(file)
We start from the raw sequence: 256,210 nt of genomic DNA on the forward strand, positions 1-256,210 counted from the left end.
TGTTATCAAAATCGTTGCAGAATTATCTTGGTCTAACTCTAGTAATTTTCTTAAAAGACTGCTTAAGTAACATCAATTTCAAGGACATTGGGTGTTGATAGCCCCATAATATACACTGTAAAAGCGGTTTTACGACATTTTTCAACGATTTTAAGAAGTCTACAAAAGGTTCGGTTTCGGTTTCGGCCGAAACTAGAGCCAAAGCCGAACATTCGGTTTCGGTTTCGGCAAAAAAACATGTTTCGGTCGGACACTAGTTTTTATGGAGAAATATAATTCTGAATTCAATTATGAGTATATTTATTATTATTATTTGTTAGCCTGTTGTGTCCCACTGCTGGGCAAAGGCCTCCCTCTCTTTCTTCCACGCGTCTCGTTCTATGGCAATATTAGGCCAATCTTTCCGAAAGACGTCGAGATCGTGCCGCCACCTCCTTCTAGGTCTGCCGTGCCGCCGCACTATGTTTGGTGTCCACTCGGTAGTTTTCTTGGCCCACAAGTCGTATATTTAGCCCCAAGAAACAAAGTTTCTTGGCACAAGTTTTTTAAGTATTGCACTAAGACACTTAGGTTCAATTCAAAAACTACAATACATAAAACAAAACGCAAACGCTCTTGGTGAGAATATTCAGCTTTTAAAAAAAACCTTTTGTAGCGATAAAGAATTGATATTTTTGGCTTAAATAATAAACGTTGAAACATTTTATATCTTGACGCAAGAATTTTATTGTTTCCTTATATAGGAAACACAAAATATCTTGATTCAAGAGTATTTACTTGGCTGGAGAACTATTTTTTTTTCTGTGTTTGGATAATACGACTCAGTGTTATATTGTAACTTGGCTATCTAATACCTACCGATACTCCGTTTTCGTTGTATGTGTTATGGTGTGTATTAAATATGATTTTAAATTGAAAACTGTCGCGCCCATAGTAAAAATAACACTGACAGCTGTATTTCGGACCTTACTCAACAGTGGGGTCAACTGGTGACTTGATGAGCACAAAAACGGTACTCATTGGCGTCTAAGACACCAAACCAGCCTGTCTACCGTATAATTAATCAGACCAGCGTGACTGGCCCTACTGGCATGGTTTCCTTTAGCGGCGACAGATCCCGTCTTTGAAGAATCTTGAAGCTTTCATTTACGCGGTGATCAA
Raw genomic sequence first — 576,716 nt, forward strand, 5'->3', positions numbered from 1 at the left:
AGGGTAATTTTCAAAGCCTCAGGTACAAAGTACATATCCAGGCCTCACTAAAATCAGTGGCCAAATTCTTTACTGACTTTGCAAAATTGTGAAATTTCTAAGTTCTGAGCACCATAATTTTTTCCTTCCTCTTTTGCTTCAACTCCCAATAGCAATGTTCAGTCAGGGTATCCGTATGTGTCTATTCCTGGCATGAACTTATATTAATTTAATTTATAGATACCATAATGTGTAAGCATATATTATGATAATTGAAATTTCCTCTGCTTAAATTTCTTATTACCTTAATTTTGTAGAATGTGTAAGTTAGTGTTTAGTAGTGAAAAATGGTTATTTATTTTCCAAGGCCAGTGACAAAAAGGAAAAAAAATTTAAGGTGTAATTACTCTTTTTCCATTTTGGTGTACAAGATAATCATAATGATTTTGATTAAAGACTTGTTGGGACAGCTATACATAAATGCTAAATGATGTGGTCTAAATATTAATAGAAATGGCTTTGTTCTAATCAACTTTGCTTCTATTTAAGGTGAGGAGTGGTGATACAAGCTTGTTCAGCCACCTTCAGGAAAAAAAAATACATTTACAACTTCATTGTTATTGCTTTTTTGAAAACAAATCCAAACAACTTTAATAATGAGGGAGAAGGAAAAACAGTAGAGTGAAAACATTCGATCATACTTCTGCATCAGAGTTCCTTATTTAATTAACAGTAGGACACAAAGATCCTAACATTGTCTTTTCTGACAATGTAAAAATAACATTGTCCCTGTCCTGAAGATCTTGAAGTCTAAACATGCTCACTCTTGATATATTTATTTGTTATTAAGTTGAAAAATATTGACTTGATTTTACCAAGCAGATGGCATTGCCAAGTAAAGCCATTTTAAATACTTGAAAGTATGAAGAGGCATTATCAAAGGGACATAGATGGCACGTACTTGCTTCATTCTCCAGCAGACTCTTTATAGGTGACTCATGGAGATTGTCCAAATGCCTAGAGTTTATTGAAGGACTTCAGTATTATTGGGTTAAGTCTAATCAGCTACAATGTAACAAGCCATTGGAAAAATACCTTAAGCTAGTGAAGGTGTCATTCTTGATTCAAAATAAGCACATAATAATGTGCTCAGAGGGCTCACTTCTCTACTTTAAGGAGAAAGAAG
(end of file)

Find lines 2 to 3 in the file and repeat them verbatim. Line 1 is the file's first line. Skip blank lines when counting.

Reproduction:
TGTTATCAAAATCGTTGCAGAATTATCTTGGTCTAACTCTAGTAATTTTCTTAAAAGACTGCTTAAGTAACATCAATTTCAAGGACATTGGGTGTTGATAGCCCCATAATATACACTGTAAAAGCGGTTTTACGACATTTTTCAACGATTTTAAGAAGTCTACAAAAGGTTCGGTTTCGGTTTCGGCCGAAACTAGAGCCAAAGCCGAACATTCGGTTTCGGTTTCGGCAAAAAAACATGTTTCGGTCGGACACTAGTTTTTATGGAGAAATATAATTCTGAATTCAATTATGAGTATATTTATTATTATTATTTGTTAGCCTGTTGTGTCCCACTGCTGGGCAAAGGCCTCCCTCTCTTTCTTCCACGCGTCTCGTTCTATGGCAATATTAGGCCAATCTTTCCGAAAGACGTCGAGATCGTGCCGCCACCTCCTTCTAGGTCTGCCGTGCCGCCGCACTATGTTTGGTGTCCACTCGGTAGTTTTCTTGGCCCACAAGTCGTATATTTAGCCCCAAGAAACAAAGTTTCTTGGCACAAGTTTTTTAAGTATTGCACTAAGACACTTAGGTTCAATTCAAAAACTACAATACATAAAACAAAACGCAAACGCTCTTGGTGAGAATATTCAGCTTTTAAAAAAAACCTTTTGTAGCGATAAAGAATTGATATTTTTGGCTTAAATAATAAACGTTGAAACATTTTATATCTTGACGCAAGAATTTTATTGTTTCCTTATATAGGAAACACAAAATATCTTGATTCAAGAGTATTTACTTGGCTGGAGAACTATTTTTTTTTCTGTGTTTGGATAATACGACTCAGTGTTATATTGTAACTTGGCTATCTAATACCTACCGATACTCCGTTTTCGTTGTATGTGTTATGGTGTGTATTAAATATGATTTTAAATTGAAAACTGTCGCGCCCATAGTAAAAATAACACTGACAGCTGTATTTCGGACCTTACTCAACAGTGGGGTCAACTGGTGACTTGATGAGCACAAAAACGGTACTCATTGGCGTCTAAGACACCAAACCAGCCTGTCTACCGTATAATTAATCAGACCAGCGTGACTGGCCCTACTGGCATGGTTTCCTTTAGCGGCGACAGATCCCGTCTTTGAAGAATCTTGAAGCTTTCATTTACGCGGTGATCAA
Raw genomic sequence first — 576,716 nt, forward strand, 5'->3', positions numbered from 1 at the left: